The mercury has just started to rise across the country, but utilities and system operators have already started to plan to cut down on peak demand.
In Texas, this summer is expected to be nearly as hot as last summer, when excessive temperatures led to record-breaking energy use.
To combat the weather, CenterPoint has turned to a company that knows a little something about weather: Earth Networks, which owns WeatherBug.
WeatherBug first launched its Smart Grid Solutions in 2010, but there hasn’t been much noise since then. Earth Networks, which has teamed up with EnergyHub, has just released the first offering of its e5 program. The program will be made available for CenterPoint customers who are looking to save money this summer, and will also provide some demand response relief to the utility.
CenterPoint’s Houston-area customers who already have 3M wireless thermostats (which all come equipped with EnergyHub’s Mercury platform) will be able to sign up for the service for free. The first 2,500 will receive a $25 Home Depot gift card for participation. Those who don’t have 3M thermostats will be offered the devices at a 15 percent discount.
The e5 software does not displace EnergyHub’s service, but rather runs on top of it. The software leverages WeatherBug’s network of ground sensors and data from the thermostats, along with home and smart meter data to build a thermal dynamic picture of each house.
Consumers who opt in to the program pick their comfort settings so that the temperature never goes above or below the home owner’s stated parameters. The weather stations provide 29 variables, and there are another 12 variables that are taken into account for the house, including how long it takes for the sun to penetrate through the walls or how long it takes for the energy in the air to translate into thermal mass.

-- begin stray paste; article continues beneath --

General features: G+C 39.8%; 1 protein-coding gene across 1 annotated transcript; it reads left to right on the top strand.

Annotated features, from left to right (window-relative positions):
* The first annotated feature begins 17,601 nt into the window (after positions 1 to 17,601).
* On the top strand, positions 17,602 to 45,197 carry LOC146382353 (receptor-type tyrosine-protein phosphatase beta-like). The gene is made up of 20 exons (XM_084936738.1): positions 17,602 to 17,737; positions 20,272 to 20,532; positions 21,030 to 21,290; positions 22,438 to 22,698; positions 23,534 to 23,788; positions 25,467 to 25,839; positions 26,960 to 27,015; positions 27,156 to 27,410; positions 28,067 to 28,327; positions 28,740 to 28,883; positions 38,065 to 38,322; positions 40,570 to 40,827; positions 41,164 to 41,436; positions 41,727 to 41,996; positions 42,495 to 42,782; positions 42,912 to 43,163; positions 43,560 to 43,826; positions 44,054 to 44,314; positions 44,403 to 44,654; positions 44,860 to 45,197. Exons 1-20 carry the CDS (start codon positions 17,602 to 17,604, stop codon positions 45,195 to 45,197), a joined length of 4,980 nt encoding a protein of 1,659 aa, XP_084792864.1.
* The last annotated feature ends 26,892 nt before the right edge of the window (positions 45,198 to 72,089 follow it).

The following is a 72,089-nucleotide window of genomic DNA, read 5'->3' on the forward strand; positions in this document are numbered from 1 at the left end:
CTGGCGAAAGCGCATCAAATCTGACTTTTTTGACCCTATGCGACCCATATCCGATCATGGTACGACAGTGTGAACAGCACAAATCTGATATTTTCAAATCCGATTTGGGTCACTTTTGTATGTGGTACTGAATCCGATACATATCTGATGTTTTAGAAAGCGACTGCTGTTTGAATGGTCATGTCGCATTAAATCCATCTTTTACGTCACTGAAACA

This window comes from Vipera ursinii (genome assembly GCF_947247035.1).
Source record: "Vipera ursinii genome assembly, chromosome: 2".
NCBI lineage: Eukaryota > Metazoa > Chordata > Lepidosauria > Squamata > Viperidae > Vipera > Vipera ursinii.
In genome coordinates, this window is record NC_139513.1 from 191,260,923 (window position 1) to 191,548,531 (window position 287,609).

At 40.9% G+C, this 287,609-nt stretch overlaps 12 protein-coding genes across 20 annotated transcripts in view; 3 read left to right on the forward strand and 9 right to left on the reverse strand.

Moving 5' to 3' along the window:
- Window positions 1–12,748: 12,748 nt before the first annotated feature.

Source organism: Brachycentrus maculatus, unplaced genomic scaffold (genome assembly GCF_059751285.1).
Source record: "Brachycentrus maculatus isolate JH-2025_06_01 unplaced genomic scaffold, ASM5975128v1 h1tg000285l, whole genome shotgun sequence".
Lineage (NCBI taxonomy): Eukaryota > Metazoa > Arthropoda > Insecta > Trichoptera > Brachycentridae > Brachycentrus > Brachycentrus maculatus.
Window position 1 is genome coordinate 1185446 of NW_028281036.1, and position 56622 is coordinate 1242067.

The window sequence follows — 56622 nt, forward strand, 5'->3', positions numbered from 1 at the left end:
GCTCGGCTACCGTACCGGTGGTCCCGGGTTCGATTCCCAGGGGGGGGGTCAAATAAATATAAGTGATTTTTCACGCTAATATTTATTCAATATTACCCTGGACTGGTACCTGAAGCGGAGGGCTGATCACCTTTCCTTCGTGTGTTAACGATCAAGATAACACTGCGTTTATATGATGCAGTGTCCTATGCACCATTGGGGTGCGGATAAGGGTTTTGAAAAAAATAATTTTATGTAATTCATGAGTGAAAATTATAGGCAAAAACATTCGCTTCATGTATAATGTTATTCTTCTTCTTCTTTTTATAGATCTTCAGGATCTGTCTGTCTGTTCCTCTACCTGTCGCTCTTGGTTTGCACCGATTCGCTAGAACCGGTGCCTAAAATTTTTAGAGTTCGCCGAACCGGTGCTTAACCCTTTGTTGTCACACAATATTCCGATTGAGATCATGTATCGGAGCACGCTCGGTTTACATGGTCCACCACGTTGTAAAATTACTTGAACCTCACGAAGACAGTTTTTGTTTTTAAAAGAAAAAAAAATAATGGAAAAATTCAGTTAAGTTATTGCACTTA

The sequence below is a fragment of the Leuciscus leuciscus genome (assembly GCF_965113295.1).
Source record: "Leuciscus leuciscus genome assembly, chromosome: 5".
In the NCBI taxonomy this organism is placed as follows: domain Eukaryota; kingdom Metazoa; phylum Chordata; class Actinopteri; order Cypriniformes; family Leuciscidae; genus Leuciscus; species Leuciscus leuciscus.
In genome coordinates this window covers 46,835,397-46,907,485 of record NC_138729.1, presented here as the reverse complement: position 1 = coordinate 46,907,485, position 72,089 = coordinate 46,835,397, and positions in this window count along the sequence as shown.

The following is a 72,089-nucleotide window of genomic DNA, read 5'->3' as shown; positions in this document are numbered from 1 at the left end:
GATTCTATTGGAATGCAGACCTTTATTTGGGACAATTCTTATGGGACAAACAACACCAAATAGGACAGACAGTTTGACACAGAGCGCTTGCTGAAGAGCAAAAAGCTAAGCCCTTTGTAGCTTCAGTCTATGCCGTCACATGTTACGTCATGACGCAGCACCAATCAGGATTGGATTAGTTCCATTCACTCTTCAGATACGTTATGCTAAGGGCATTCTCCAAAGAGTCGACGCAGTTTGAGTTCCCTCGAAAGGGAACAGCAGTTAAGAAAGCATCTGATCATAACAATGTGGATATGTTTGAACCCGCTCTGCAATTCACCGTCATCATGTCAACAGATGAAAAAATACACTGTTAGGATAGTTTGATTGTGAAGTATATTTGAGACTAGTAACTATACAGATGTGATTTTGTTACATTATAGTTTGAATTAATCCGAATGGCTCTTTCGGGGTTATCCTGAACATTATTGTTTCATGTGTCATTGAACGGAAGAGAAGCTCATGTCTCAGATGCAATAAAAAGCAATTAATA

“We haven’t come across a house we can’t optimize yet,” said Dave Oberholzer, director of energy products and business development at Earth Networks, which has been working with the University of Maryland to refine its algorithms.
If the service sounds similar to EcoFactor, it is. One key difference is that WeatherBug’s e5 is always free for the customer and Earth Networks is leveraging its core business of weather data. Also, instead of making various micro-adjustments throughout the day, e5 is mostly concerned with hitting the right temperatures at the right time. If customers want it to be 72 degrees when they walk in the door at 5:30 p.m., e5 will ensure the house is at that temperature within one or two degrees within five minutes of the set time.
The average savings for each house is about 15 percent, although it can be as high as 30 percent, according to Oberholzer. Many of the other behavioral pushes will still come from EnergyHub’s platform. The program will deliver about 2 megawatts overall in demand reduction -- a drop in the bucket when you consider that the entire Texas power grid hit a peak of 68,294 MW last summer. The demand reduction is equal to what might be achieved from one commercial customer, although the untapped market for residential peak shaving also means this is just the tip of the iceberg.
E5 will also provide an energy scorecard to customers at the end of summer. Instead of just telling you how you compare to your neighbors overall, it will specify how your home does in areas such as wind and solar infiltration. Think of it as a rating system for the home itself. With smart meter data, it can also offer the data in terms of kilowatt-hours or dollars. “On a gross level, we can tell if you have an air infiltration problem,” said Oberholzer. But it can’t tell you which door or window is leaky. For that, homeowners will have to choose to take the next step.
The data will never be sold to third parties, but CenterPoint Energy has the opportunity to offer energy audits for homes that are underperforming.
For companies like EnergyHub and WeatherBug, the power is in numbers. As more wireless connected thermostats are in the homes, utilities can leverage those for some peak relief during summer.
WeatherBug has the added bonus of already being a destination for customers. People already use WeatherBug’s website or apps to check weather, and there is an opportunity to recruit people for demand response programs, or at least get them thinking about energy use, via those platforms. For Houston-area residents, they will see call-outs for the CenterPoint program when they visit WeatherBug. “Ultimately, working with utilities gives us a lot more leverage,” said Oberholzer. “People don’t go to the Cisco website every day.”